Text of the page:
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Baker's Dozen

Not Just Random Doof: Jas Shaw's Favourite Music
The Quietus , May 20th, 2020 11:07

Jas Shaw marks the release of the first album from his new project Shaw & Grossfeldt with a Quietus Baker's Dozen, featuring an Aphex Twin love story, why dance music isn't an albums game, and how a Resident Advisor podcast helped him through chemotherapy


My Bloody Valentine - Loveless
It’s another obvious choice but this is a big record for me. I remember hearing the dense, droney fuzz of it and, ironically, not knowing that it took years and was recorded in some of the most expensive studios over such a long period that it almost bankrupted their record label, it made me think ‘yes, I can make otherworldly music with a guitar if my pedalboard is longer than my guitar’.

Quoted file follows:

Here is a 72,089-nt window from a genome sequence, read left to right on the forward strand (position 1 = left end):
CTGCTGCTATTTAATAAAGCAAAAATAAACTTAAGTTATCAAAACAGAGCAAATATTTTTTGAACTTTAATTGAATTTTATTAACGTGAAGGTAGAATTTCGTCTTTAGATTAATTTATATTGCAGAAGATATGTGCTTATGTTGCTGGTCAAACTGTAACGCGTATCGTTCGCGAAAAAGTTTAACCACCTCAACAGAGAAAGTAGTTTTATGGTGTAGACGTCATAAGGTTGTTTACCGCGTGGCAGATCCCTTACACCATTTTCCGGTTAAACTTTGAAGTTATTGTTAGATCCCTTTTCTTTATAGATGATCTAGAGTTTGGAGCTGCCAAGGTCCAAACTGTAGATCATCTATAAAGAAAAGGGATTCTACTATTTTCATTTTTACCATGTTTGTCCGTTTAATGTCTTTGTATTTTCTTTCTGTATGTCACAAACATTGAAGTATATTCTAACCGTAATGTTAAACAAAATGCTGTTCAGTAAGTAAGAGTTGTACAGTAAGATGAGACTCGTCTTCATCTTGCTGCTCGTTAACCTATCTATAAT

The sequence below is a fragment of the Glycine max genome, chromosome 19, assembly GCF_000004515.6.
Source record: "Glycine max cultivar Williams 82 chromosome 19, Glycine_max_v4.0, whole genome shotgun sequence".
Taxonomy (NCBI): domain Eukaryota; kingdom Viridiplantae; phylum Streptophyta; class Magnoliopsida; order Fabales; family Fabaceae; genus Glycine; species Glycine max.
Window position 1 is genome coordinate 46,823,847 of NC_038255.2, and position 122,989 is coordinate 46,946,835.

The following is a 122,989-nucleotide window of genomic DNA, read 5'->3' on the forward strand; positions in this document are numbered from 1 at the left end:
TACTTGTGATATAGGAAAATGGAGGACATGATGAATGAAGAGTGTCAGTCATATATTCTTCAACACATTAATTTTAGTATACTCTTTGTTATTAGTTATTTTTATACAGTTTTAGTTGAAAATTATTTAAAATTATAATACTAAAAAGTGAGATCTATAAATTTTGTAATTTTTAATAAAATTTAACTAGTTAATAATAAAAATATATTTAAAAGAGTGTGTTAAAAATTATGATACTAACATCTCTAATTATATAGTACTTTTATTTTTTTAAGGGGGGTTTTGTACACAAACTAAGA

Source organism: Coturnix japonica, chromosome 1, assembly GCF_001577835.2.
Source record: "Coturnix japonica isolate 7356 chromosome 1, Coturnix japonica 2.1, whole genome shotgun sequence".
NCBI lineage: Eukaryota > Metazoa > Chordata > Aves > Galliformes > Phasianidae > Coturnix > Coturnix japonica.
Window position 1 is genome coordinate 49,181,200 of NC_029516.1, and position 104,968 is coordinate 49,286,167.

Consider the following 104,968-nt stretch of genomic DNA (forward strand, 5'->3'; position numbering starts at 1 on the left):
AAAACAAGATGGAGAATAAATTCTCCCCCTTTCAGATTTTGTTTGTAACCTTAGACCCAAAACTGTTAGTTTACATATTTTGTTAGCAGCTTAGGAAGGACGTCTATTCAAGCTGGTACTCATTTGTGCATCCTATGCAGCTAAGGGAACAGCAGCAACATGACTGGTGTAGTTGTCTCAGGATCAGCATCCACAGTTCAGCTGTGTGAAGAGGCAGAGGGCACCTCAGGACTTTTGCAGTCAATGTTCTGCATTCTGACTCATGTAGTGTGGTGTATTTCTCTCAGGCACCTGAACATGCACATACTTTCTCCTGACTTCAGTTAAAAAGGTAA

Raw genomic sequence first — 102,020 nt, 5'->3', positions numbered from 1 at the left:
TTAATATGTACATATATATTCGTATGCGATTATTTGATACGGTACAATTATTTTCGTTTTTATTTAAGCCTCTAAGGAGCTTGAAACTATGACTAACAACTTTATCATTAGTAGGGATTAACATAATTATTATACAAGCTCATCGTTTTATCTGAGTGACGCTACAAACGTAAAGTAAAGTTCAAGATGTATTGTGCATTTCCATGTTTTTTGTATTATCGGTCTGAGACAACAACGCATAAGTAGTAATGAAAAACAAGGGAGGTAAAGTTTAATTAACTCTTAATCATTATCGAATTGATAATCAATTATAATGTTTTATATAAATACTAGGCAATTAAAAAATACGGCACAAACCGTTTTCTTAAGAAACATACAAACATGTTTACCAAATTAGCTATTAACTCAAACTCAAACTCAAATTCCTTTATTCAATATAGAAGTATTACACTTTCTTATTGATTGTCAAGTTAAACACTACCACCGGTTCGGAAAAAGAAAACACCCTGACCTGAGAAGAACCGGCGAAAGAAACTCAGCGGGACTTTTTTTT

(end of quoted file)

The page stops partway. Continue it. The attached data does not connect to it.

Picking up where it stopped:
It was a really welcoming record in other ways too because it was thick and mid-range heavy so it made sense on the kind of shit home hifi that you could get at that age. There’s the loopy dance influence but also a very trippy quality to it and it felt like it kind of glued together a lot of the music that I identified with but which seemed to be positioned at odds with each other.

It’s difficult, now, to explain this gap that it helped to fill but perhaps if I just say that with a few exceptions, when I was a kid, if you walked into a record shop there were two main sections: Rock/Pop and Dance/Electronic. There was a quiet sense that you should pick a team.

Loveless refuses to pick a team, it has all the players of both teams, and both goalies, and the ref, and also only 11 players. It’s a record that greedily demands everything to be big and wide and distorted and dreamy all at the same time and it doesn’t surprise me that it took so long to cram all off it down to a stereo mix, in fact I’m surprised they ever managed to get it all in.